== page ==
Death for Burundi assassins. President Ndadaye was killed during a military coup attempt
BBC News, Friday 14 May 1999, Published at 21:35 GMT 22:35 UK
The killling of Melchior Ndadaye, a Hutu, by hardline Tutsi soldiers led to several years of civil war between the two ethnic groups, in which an estimated 200,000 people died.
Lieutenant Paul Kamana, currently in exile in Uganda, was sentenced to death, along with Laurence Nzeyimana, Juvenal Gahungu, Sylvere Nduwumukama and Emmanuel Ndayizeye.
It is not clear when the sentences will be carried out. Others received jail terms of between one and 20 years, while 38 people were acquitted - among them the former minister of defence and army chief of staff, Jean Bikumagu.
A UN report into the assassination and the subsequent massacres implicated Mr Bikumagu in the murder and said he was in full control of the army during the coup attempt.
Nearly all the accused were Tutsis. Hutus make up more than four-fifths of the poulation of Burundi, but the Tutsis have had almost total control of the army and government since the country gained independence in 1962.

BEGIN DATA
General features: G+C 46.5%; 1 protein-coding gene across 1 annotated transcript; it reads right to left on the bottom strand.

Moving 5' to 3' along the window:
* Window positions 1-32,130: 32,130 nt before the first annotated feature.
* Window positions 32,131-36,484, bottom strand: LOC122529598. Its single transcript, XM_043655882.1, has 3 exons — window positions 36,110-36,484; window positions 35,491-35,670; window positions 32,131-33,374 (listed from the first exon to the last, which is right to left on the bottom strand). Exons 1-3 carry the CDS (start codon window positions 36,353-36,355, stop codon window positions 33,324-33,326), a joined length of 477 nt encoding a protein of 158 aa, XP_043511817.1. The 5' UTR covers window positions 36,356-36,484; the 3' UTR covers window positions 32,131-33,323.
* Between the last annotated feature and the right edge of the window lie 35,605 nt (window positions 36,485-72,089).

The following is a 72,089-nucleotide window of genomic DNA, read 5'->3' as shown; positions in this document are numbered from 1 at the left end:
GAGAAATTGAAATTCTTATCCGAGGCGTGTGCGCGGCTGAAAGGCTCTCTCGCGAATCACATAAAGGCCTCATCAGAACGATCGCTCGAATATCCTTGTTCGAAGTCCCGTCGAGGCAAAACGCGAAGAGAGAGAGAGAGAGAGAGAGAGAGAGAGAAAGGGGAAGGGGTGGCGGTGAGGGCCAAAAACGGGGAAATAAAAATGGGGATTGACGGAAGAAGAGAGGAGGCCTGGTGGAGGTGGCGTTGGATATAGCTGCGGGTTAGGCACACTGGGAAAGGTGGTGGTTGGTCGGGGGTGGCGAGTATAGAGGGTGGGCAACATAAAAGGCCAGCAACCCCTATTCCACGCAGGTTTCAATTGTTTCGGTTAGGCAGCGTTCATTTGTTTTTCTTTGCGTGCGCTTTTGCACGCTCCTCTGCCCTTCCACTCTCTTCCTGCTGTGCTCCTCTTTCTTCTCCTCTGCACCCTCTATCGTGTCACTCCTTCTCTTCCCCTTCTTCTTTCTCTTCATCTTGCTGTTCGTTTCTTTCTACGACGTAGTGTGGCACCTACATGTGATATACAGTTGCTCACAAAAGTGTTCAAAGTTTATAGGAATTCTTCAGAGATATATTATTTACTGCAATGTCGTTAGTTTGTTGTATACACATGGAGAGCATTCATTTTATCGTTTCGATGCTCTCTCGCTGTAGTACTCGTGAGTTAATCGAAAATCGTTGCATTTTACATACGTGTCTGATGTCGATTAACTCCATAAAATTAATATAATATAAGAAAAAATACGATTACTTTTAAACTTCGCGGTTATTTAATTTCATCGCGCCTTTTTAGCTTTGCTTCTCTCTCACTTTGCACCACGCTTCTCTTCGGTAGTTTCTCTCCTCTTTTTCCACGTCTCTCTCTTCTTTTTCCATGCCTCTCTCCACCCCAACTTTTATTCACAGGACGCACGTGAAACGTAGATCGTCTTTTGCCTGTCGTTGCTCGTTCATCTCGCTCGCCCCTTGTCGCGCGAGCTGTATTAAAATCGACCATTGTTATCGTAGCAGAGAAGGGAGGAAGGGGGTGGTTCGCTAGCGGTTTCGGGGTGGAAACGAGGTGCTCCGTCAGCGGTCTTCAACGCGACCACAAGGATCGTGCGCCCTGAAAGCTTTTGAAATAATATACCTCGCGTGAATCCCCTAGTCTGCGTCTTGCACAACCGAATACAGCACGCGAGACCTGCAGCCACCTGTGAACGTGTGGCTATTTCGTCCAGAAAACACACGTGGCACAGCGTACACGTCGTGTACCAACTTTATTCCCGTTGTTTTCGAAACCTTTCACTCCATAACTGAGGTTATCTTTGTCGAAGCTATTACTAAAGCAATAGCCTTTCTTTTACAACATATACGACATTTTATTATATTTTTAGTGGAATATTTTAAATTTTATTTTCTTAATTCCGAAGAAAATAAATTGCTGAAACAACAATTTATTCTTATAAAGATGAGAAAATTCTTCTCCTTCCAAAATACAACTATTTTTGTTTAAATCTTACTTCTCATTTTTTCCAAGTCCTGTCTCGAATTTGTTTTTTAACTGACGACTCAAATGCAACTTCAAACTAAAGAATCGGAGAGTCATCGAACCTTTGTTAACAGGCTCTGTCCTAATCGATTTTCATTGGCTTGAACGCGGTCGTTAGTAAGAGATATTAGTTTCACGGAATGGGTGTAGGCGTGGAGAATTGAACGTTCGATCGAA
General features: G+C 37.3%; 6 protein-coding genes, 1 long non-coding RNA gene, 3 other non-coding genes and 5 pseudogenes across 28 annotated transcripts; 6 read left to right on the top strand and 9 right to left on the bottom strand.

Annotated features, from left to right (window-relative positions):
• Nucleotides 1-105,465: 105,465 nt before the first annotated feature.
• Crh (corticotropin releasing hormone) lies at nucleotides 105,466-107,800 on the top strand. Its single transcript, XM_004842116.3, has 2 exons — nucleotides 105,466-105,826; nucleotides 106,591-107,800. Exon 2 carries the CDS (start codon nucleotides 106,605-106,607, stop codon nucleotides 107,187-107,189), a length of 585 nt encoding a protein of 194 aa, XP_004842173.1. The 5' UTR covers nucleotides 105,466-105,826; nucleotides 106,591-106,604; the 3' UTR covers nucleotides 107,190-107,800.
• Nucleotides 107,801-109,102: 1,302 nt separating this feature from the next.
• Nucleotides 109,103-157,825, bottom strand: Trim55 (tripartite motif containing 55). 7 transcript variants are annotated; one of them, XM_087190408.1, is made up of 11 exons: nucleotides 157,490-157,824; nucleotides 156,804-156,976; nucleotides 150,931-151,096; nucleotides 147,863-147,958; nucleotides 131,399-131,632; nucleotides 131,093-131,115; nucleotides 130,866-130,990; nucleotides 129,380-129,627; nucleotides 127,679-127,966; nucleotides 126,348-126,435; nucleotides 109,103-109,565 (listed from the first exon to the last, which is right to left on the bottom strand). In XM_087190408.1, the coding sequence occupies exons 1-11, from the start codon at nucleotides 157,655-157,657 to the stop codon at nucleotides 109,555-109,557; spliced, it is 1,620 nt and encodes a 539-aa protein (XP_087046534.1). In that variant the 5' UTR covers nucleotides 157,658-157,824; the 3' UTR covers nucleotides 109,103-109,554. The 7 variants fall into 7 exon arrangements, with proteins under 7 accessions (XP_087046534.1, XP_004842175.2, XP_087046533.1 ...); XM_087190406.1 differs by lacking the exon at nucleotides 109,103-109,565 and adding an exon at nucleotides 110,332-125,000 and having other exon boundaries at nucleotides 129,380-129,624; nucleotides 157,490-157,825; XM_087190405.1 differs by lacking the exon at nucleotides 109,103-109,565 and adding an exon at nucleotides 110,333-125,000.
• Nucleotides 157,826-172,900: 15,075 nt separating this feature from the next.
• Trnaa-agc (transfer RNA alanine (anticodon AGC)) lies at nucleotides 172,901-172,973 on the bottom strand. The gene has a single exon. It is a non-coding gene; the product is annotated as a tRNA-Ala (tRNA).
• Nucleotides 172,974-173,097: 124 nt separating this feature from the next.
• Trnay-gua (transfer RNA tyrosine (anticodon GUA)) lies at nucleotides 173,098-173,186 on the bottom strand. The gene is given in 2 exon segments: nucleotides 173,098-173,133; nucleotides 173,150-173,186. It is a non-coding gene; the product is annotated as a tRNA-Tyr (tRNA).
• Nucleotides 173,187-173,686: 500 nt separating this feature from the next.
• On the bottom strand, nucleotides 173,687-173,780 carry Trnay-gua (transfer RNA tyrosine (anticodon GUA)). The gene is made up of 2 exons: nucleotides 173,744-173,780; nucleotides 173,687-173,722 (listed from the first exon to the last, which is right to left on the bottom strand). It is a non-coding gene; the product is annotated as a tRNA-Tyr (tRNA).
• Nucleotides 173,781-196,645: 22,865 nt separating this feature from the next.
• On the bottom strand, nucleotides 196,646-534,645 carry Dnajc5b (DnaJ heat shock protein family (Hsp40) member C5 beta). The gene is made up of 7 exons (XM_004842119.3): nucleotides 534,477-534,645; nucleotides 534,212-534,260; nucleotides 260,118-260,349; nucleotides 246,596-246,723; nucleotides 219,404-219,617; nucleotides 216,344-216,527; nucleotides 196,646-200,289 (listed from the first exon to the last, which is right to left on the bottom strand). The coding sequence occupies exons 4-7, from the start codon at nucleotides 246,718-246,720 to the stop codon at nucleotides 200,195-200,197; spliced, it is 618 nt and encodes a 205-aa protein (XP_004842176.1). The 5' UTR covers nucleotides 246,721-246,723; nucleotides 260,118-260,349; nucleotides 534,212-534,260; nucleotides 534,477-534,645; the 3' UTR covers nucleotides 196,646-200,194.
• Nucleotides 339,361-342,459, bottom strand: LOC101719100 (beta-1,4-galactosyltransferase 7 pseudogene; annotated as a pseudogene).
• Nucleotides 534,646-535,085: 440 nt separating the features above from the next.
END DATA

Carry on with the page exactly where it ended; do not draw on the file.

Hutu opposition leaders described the verdicts as a sham, saying that most of the senior officials charged with invovement in the killing had been acquitted.
They said the outcome could damage peace talks aimed at bringing an end to the ongoing ethnic violence that followed Mr Ndadaye's assassination.
Lawyer Fabien Segatwa, who represented the late president, dismissed the trial as a political showcase designed to appease those who planned the killing.
"This trial is a farce," he said before the verdict was announced. "We have never found the real brains of this coup. The people who will be condemned will be only those who carried out the order to kill the president."
Burundi's main Hutu party, Frodebu, remained in power for three years after 1993, until Pierre Buyoya seized control in an army coup in July 1996.
Since then the scale of violence has diminished, though fighting continues in parts of the country.